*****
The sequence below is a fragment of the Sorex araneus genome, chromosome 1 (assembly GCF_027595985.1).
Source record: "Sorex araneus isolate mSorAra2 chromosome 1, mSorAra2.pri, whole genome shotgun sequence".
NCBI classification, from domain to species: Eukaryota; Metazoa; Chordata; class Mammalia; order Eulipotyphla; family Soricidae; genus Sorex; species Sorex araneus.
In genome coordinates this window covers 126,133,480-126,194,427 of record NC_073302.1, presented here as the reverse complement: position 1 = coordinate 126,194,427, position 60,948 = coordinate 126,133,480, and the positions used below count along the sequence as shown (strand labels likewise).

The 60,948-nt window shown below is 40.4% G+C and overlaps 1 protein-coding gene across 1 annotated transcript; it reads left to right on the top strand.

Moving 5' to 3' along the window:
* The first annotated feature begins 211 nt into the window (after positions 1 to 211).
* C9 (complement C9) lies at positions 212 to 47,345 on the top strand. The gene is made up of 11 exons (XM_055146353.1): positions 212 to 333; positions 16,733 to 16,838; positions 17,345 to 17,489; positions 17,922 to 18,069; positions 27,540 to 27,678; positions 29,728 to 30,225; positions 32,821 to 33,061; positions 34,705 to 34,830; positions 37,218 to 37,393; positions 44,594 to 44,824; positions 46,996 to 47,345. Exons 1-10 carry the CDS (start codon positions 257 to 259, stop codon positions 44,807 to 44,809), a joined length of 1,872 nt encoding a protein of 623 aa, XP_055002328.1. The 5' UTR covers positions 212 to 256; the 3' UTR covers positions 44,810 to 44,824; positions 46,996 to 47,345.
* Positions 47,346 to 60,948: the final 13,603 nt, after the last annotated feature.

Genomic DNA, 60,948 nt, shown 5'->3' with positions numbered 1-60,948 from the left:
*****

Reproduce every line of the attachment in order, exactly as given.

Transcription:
The sequence below is a fragment of the Sorex araneus genome, chromosome 1 (assembly GCF_027595985.1).
Source record: "Sorex araneus isolate mSorAra2 chromosome 1, mSorAra2.pri, whole genome shotgun sequence".
NCBI classification, from domain to species: Eukaryota; Metazoa; Chordata; class Mammalia; order Eulipotyphla; family Soricidae; genus Sorex; species Sorex araneus.
In genome coordinates this window covers 126,133,480-126,194,427 of record NC_073302.1, presented here as the reverse complement: position 1 = coordinate 126,194,427, position 60,948 = coordinate 126,133,480, and the positions used below count along the sequence as shown (strand labels likewise).

The 60,948-nt window shown below is 40.4% G+C and overlaps 1 protein-coding gene across 1 annotated transcript; it reads left to right on the top strand.

Moving 5' to 3' along the window:
* The first annotated feature begins 211 nt into the window (after positions 1 to 211).
* C9 (complement C9) lies at positions 212 to 47,345 on the top strand. The gene is made up of 11 exons (XM_055146353.1): positions 212 to 333; positions 16,733 to 16,838; positions 17,345 to 17,489; positions 17,922 to 18,069; positions 27,540 to 27,678; positions 29,728 to 30,225; positions 32,821 to 33,061; positions 34,705 to 34,830; positions 37,218 to 37,393; positions 44,594 to 44,824; positions 46,996 to 47,345. Exons 1-10 carry the CDS (start codon positions 257 to 259, stop codon positions 44,807 to 44,809), a joined length of 1,872 nt encoding a protein of 623 aa, XP_055002328.1. The 5' UTR covers positions 212 to 256; the 3' UTR covers positions 44,810 to 44,824; positions 46,996 to 47,345.
* Positions 47,346 to 60,948: the final 13,603 nt, after the last annotated feature.

Genomic DNA, 60,948 nt, shown 5'->3' with positions numbered 1-60,948 from the left: